How to survive underwater for 3 days
A lot of luck in the form of enough oxygen, a way to absorb carbon dioxide and an ingenious method to avoid hypothermia.
Thu, Dec 05, 2013 at 11:56 AM
Harrison Okene survived almost 3 days inside a sunken vessel. (Photo: ABC News)
In one of the most shocking tales of survival-at-sea ever told, a man lived for almost three days inside a sunken ship at the bottom of the ocean.
In May, a tugboat with a crew of 12 was moving through choppy waters off the coast of Nigeria. The boat was towing an oil tanker when a sudden ocean swell or rogue wave slammed into the vessel, snapping the tow rope and capsizing the vessel at about 4:30 a.m.
Harrison Okene, the ship's cook, was in the bathroom when the boat turned over and began to sink. Most of the other crew members were locked in their cabins — a safety precaution necessitated by the pirates who regularly rob and abduct vessels in that area. That safety measure, however, sealed the other crew members' doom. [Disasters at Sea: 6 Deadliest Shipwrecks]
In the predawn darkness, Okene was tossed from the bathroom wearing only his boxer shorts. "I was dazed, and everywhere was dark as I was thrown from one end of the small cubicle to another," he told The Nation. Okene was luckier than his crewmates, however. Locked inside their cabins asleep, none survived the ship's sinking.
Okene eventually scrambled into the engineers' office, where he found a small pocket of air. By this time, the boat had come to rest upside down on the seafloor at a depth of about 100 feet (30 meters). Almost naked, with no food or fresh water, in a cold, wet room with a dwindling supply of oxygen, Okene's odds of survival seemed to be near-zero.
Tales of survival
Through a series of odd coincidences and amazing good luck, Okene survived. Other people who have been trapped underwater have equally hard-to-believe tales of survival under near-impossible conditions.
In 1991, scuba diver Michael Proudfoot was exploring an underwater wreck off the Baja California coast when he accidentally smashed his breathing regulator, losing his entire air supply. Finding an air pocket, Proudfoot reportedly survived for two days on raw sea urchins and a small pot containing some fresh water before he was rescued.
In addition to his small pocket of air, Okene also discovered a bottle of Coca-Cola and a life vest with two small flashlights attached. But as Okene listened to the sounds of sharks or other fish devouring the bodies of his crewmates, he began to lose hope, he is reported as saying.
The physics of staying alive
The air pocket Okene found was, by his estimation, only about 4 feet (1.2 m) high, and humans inhale roughly 350 cubic feet (10 cubic meters) of air every 24 hours.
However, because Okene was under pressure at the ocean floor, physicist and recreational scuba diver Maxim Umansky of the Lawrence Livermore National Laboratory (LLNL) estimates that Okene's air pocket had been compressed by a factor of about four, according to a LLNL statement.
If the pressurized air pocket were about 216 cubic feet (6 cubic m), Umansky reckoned, it would contain enough oxygen to keep Okene alive for about two-and-a-half days, or 60 hours.
But there is an additional danger: carbon dioxide (CO2), which is lethal to humans at concentrations of about 5 percent. As Okene breathed, he exhaled carbon dioxide, and levels of the gas slowly built up in his tiny air chamber.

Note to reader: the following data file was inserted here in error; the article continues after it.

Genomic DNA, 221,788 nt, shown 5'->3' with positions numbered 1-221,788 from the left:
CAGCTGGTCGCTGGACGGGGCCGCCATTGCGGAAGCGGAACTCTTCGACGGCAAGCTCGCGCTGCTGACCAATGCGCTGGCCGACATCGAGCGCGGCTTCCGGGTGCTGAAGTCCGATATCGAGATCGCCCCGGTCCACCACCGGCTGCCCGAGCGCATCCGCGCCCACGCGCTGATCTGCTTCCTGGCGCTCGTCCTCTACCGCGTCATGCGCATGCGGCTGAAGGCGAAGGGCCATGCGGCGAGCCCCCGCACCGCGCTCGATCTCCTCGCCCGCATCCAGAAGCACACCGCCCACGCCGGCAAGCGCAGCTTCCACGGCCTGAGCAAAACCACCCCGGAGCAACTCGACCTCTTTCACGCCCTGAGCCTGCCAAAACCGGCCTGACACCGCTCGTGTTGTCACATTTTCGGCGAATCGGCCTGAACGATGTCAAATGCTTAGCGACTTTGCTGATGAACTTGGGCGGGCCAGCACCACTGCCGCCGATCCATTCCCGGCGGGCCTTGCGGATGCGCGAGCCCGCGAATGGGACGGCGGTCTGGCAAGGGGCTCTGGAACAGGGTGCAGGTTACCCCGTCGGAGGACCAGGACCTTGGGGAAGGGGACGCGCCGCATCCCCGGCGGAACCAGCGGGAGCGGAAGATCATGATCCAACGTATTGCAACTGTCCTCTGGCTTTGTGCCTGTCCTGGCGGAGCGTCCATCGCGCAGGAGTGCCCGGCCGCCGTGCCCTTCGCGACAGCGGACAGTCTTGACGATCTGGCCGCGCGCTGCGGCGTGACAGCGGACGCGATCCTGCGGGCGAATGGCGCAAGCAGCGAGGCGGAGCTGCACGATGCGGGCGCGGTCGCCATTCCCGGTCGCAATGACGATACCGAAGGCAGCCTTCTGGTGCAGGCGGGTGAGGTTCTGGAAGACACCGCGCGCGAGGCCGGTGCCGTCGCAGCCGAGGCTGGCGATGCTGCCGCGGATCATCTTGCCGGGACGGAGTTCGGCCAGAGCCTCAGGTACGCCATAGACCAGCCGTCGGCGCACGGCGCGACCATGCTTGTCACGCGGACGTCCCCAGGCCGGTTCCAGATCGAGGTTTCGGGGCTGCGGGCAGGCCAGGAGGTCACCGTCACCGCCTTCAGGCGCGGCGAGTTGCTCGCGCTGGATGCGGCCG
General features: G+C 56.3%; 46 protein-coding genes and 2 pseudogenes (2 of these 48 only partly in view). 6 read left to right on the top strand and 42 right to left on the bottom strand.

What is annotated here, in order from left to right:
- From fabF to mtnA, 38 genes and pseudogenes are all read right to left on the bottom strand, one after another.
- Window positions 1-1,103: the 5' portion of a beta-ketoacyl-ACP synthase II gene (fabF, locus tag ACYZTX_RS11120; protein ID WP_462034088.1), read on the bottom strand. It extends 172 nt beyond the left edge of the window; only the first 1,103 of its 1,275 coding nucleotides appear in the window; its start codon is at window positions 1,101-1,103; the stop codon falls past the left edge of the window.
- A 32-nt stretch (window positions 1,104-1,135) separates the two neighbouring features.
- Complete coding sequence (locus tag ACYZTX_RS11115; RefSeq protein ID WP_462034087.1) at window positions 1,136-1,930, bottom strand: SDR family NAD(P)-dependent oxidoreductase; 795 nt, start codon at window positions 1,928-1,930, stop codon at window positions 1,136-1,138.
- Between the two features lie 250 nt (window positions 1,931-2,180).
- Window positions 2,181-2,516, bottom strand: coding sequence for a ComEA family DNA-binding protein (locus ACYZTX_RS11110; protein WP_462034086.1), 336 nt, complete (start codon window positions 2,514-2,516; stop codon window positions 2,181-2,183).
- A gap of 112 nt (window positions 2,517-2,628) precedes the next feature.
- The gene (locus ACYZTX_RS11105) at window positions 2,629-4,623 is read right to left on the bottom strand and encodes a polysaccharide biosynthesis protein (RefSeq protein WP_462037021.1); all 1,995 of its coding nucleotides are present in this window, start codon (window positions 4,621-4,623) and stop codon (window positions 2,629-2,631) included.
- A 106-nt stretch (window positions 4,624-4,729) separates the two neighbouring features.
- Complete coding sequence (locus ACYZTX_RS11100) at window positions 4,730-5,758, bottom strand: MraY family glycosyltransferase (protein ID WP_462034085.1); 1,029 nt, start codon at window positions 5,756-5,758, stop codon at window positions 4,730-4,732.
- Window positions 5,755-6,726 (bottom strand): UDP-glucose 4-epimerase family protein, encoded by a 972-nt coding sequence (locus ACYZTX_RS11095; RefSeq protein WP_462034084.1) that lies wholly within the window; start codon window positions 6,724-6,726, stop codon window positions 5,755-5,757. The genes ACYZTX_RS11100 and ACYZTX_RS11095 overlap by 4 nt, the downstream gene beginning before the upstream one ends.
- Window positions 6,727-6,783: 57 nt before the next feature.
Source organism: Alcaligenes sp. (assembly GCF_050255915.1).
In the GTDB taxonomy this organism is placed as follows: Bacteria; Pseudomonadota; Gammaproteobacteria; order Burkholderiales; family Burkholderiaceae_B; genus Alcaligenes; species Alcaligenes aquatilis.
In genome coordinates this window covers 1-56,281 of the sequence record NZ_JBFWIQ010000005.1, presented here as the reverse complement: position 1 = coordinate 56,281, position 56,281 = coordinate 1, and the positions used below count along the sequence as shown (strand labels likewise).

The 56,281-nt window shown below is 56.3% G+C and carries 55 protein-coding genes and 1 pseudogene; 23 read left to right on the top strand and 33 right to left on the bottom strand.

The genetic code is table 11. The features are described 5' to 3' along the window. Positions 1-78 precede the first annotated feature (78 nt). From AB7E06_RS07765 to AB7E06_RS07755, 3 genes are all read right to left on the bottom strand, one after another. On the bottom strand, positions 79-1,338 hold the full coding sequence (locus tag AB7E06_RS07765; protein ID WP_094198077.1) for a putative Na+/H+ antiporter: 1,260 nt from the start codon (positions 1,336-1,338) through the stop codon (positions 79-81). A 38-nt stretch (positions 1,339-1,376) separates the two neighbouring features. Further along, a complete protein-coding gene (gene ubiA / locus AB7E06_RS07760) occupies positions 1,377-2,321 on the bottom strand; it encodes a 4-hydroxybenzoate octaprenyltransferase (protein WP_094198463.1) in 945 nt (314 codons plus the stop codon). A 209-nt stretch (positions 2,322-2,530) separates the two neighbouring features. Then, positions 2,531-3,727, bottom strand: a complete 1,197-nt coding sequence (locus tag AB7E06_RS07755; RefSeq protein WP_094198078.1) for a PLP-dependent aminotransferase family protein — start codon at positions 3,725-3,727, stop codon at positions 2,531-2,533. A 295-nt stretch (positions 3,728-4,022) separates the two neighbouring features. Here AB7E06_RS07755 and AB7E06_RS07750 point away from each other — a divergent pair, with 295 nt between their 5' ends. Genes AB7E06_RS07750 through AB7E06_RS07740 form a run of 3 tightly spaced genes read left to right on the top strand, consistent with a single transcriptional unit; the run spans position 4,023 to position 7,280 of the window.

Carbon dioxide, however, is also absorbed by water, and by splashing the water inside his air pocket, Okene inadvertently increased the water's surface area, thereby increasing the absorption of CO2 and keeping levels of the gas below the deadly 5 percent level. [14 Oddest Medical Cases]
Hypothermia: a slow death
Another risk for Okene was hypothermia, which occurs when a person's core temperature drops to 95 degrees Fahrenheit (35 degrees Celsius) or below. Hypothermia can result in confusion, movement disorders, amnesia and, in severe cases, unusual behaviors like "terminal burrowing," in which a person struggles to find a small, enclosed shelter, not unlike a hibernating animal.
Death can eventually result from extreme hypothermia. Even in water as warm as 60 degrees Fahrenheit (16 degrees Celsius), a person could go unconscious within two hours, according to the University of Minnesota.
But once again, luck was with Okene: He was able to fashion a small platform with a mattress, which kept him just above the water level. Had his body been exposed to the frigid ocean water, Okene would have died within a matter of hours.
Looking for bodies
Dramatic video shows the moment salvage divers — who were looking for bodies and had already found four — saw a human hand motioning to them through an opening in the wreck.
After about 60 hours underwater, Okene was nearing the end of his oxygen supply. "This man was lucky to survive mainly because a sufficiently large amount of trapped air was in his air pocket," Umansky said in the LLNL statement. "He was not poisoned by the CO2 after 60 hours spent there, because it stayed at safe levels, and we can speculate that it was helped by the ocean water sealing his enclosure."
After almost three days of desperately hoping, praying and reminiscing about family and friends, Okene was finally brought to the surface in a decompression chamber by the salvage divers. He had no idea, however, how much time had passed.
"When we came out, I saw the stars in the sky and I thought I must have been in the water for the whole day," Okene told The Nation. "It was after I left the DCC [decompression chamber] that I was told that I had spent over two days there."
Follow Marc Lallanilla on Twitter and Google+. Follow us @livescience, Facebook & Google+. Original article on LiveScience.
Related on LiveScience and MNN: